The implementation shown in FIGS. 2A–2D is merely an example and a CAM may feature a wide variety of different configurations and variations. For example, the number of CAM entries can be varied by altering the width of the RAM 102 a102 b rows 106. Additionally, the tag length may be varied by using a different number of RAM blocks and/or using RAM blocks with a different address space (e.g., 3-address bits instead of 4). Many other variations of the above are possible. For example, the subtags need not be of equal length. Additionally, the subtags need not be of contiguous bits within a tag. Further, while in FIGS. 2A–2D the addresses used to access the RAMs were directly based on the subtags, the addresses may instead be based on some subtag transformation. For example, the subtag value may be used as an index added to some base address.

Building a CAM from RAM blocks can speed circuit development. For example, RAM blocks are typically found in ASIC (Application Specific Integrated Circuit) design libraries. Assembling a CAM from RAM blocks can provide a solution that is efficient both in terms of access time and circuit size. While the design may use more bits to represent tags than a design assembled from flip-flops or latches, the area occupied by the CAM may nevertheless be smaller. Though the RAM blocks may not provide the speed or compactness of a completely custom design the resulting design is much less complex and time-consuming to develop.

The approach illustrated above can also provide a very efficient way of implementing a ternary CAM. Briefly, a ternary CAM permits tags to be written that match multiple values instead of just one. Ternary tag values can be expressed using an “x” to identify “don't care” wildcard bits that can match either a “1” or “0”. For example, a written ternary tag value of “000x 0000” yields a hit for a fully specified lookup tag of “0000 0000” or “0001 0000”. The CAM does not actually receive an “x” character for ternary tag values being written, but may instead, for example, receive a “don't-care” bit-mask identifying don't-care bits.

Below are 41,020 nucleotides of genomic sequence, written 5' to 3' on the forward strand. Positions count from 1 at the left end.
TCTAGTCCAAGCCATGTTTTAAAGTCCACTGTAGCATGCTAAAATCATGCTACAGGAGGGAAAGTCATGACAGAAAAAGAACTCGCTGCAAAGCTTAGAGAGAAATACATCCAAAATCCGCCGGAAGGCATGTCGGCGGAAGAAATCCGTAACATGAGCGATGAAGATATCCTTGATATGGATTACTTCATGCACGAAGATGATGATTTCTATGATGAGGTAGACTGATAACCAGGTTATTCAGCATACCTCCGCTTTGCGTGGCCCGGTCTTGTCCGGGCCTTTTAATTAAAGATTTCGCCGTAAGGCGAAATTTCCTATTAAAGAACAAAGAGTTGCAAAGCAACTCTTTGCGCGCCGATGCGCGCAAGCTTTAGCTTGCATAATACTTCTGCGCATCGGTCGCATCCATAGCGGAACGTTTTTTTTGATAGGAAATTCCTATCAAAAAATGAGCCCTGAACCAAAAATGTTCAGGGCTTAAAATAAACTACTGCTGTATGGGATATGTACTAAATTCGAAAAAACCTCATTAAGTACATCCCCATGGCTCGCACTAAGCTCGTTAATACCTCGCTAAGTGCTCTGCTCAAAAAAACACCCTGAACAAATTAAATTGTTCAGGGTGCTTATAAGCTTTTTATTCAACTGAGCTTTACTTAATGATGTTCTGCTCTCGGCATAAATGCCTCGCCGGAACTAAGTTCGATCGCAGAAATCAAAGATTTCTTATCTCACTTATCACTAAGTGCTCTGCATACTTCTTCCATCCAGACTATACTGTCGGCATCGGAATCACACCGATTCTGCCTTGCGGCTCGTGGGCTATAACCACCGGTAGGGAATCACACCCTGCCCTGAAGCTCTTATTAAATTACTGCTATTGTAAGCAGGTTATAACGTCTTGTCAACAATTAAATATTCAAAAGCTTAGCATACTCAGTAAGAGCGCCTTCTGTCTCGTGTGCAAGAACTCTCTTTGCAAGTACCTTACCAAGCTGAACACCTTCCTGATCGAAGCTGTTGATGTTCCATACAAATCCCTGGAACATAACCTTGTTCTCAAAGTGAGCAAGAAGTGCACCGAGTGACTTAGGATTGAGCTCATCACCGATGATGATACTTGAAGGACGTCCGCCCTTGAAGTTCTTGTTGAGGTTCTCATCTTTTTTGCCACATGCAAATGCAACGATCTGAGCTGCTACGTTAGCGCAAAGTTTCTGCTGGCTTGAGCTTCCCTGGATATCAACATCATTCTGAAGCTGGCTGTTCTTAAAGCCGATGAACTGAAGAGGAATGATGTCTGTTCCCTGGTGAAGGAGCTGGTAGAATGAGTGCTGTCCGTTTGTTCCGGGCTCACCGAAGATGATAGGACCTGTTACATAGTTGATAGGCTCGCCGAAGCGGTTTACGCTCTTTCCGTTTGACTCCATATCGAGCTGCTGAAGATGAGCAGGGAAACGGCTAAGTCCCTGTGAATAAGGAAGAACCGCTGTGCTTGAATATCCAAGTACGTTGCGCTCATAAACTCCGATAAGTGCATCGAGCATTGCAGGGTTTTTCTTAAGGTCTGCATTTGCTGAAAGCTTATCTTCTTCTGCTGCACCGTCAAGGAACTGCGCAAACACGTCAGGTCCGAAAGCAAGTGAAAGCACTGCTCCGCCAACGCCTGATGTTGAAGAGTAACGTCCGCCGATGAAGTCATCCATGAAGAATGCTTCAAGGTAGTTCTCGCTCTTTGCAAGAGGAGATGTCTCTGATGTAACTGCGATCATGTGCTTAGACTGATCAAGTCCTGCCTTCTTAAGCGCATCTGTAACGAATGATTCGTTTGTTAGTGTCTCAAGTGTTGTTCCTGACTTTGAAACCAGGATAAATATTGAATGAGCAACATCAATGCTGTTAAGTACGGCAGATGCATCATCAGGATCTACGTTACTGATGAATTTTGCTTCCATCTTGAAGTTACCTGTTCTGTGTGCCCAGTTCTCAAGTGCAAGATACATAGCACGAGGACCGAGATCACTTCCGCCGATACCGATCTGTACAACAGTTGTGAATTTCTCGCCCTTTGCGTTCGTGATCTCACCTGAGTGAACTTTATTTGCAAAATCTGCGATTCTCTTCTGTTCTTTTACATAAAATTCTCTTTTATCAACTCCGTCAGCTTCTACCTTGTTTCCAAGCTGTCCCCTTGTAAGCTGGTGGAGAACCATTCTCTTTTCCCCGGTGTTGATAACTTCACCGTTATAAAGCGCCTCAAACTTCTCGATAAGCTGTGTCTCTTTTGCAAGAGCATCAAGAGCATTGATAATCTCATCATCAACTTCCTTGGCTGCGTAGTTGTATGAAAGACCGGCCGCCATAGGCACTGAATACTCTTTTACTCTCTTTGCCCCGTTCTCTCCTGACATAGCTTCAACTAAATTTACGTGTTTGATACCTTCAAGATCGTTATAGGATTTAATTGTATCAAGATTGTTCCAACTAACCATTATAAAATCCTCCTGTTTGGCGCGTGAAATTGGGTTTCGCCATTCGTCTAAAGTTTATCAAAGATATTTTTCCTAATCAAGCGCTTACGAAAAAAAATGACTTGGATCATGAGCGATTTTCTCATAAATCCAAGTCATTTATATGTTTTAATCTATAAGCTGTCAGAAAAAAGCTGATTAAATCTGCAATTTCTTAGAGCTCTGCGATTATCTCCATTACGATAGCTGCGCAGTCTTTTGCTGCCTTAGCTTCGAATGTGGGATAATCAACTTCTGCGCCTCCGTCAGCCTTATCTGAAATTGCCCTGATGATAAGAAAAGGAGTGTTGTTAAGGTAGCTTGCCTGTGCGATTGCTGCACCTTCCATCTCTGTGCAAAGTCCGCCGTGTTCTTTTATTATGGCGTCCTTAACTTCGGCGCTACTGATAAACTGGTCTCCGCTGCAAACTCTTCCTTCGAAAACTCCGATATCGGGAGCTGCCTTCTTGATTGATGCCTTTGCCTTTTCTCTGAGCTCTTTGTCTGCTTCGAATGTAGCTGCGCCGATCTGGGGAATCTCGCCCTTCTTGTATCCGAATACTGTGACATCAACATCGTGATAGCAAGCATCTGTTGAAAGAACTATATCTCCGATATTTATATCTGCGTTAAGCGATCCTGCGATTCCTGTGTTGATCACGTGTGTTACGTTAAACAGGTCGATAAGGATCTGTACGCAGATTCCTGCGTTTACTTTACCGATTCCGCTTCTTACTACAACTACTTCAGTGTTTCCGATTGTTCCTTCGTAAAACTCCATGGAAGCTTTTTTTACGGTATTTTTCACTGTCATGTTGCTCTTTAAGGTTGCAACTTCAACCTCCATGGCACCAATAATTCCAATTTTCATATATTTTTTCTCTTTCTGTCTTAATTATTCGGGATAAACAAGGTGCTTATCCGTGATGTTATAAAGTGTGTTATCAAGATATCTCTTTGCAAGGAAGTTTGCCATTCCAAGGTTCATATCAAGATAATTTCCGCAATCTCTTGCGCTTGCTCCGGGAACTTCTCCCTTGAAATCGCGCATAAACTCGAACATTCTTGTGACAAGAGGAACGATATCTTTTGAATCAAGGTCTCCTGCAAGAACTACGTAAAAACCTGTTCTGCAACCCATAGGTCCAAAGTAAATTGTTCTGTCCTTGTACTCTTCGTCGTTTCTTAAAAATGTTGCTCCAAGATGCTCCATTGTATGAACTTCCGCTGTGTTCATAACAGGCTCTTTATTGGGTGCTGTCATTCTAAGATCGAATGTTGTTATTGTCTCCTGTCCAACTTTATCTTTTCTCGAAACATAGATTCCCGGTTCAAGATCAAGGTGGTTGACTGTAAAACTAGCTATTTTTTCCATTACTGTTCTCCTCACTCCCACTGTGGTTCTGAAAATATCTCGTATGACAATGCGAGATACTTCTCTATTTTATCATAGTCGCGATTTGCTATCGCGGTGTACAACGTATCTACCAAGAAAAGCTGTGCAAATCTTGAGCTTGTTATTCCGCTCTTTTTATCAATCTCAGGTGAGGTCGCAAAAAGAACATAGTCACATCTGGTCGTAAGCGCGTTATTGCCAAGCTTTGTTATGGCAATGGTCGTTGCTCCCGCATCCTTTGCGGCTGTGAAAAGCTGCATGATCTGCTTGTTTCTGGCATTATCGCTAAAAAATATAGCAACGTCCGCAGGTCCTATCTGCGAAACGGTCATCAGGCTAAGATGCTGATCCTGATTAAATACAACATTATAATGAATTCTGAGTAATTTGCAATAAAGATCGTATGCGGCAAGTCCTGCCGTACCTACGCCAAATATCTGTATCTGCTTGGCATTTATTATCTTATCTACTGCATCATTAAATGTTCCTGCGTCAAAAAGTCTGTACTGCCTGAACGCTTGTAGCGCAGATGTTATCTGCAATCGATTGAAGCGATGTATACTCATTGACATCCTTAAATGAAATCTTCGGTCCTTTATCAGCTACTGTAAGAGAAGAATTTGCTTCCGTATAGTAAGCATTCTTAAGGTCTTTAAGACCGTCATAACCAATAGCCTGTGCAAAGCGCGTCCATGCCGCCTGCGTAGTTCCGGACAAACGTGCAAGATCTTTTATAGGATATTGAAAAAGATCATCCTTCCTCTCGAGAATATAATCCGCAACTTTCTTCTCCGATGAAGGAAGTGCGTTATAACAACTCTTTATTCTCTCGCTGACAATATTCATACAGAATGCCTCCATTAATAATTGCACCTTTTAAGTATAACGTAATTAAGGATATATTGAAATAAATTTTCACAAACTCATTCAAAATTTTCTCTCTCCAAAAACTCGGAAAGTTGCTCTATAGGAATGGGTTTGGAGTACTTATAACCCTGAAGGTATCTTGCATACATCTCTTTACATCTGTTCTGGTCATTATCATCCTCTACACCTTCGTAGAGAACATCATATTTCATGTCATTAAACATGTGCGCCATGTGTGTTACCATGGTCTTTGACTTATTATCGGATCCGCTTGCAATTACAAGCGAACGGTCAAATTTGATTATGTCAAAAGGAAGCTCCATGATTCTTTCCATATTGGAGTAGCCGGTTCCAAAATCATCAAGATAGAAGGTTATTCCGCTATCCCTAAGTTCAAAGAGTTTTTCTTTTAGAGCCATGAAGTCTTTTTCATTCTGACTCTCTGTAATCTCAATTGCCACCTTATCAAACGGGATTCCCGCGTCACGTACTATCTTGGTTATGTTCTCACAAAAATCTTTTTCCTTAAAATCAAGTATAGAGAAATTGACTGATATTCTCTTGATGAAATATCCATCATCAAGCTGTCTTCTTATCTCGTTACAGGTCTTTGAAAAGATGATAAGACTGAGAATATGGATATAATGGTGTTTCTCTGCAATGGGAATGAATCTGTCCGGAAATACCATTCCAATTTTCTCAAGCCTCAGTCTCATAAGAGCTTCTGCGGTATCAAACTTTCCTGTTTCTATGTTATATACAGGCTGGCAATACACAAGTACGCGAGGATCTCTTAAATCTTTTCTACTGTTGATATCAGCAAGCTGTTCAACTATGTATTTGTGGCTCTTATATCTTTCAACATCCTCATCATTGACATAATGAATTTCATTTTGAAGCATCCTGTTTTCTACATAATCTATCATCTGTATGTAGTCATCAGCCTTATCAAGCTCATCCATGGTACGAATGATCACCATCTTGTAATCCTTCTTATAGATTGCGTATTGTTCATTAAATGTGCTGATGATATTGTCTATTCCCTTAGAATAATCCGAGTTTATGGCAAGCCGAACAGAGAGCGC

As shown in FIG. 3, to represent a ternary tag value being written, the CAM 100 can mark multiple values for the same subtag. For example, as shown, to write a ternary tag value of “000x 0000” in entry “1”, the CAM 100 can mark row 106 f(address “0000”) and row 106 g (address “0001”) for the entry.

The example shown in FIG. 3 featured a written ternary tag value with a single “don't care” value. However, a ternary tag value being written may feature multiple “don't care” values, though this will result in more entry marking bits being set for the different values of the subtag(s) matching the “don't care” bits.

Performing a lookup of a ternary CAM 100 proceeds in the same manner described above FIGS. 2C and 2D. That is, the CAM accesses “entry-vectors” from the RAMs using addresses based on subtags extracted from a lookup tag. In a ternary CAM, however, it is possible to get multiple matches. For example, written ternary entries of “000x 0000” and “x000 0000” would both match a lookup tag of “0000 0000”. Thus, the CAM may feature a priority encoder, which outputs the binary value of the first matching bit.